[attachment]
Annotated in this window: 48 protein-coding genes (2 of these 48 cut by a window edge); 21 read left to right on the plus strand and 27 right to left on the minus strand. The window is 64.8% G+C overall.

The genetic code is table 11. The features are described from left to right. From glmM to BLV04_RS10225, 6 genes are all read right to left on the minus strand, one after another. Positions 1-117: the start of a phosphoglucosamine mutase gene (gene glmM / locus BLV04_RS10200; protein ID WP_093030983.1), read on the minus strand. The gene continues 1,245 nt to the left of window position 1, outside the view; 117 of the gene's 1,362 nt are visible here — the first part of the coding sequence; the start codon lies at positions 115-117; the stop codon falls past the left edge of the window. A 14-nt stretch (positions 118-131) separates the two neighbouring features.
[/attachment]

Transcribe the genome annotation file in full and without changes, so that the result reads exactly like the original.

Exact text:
Annotated in this window: 48 protein-coding genes (2 of these 48 cut by a window edge); 21 read left to right on the plus strand and 27 right to left on the minus strand. The window is 64.8% G+C overall.

The genetic code is table 11. The features are described from left to right. From glmM to BLV04_RS10225, 6 genes are all read right to left on the minus strand, one after another. Positions 1-117: the start of a phosphoglucosamine mutase gene (gene glmM / locus BLV04_RS10200; protein ID WP_093030983.1), read on the minus strand. The gene continues 1,245 nt to the left of window position 1, outside the view; 117 of the gene's 1,362 nt are visible here — the first part of the coding sequence; the start codon lies at positions 115-117; the stop codon falls past the left edge of the window. A 14-nt stretch (positions 118-131) separates the two neighbouring features.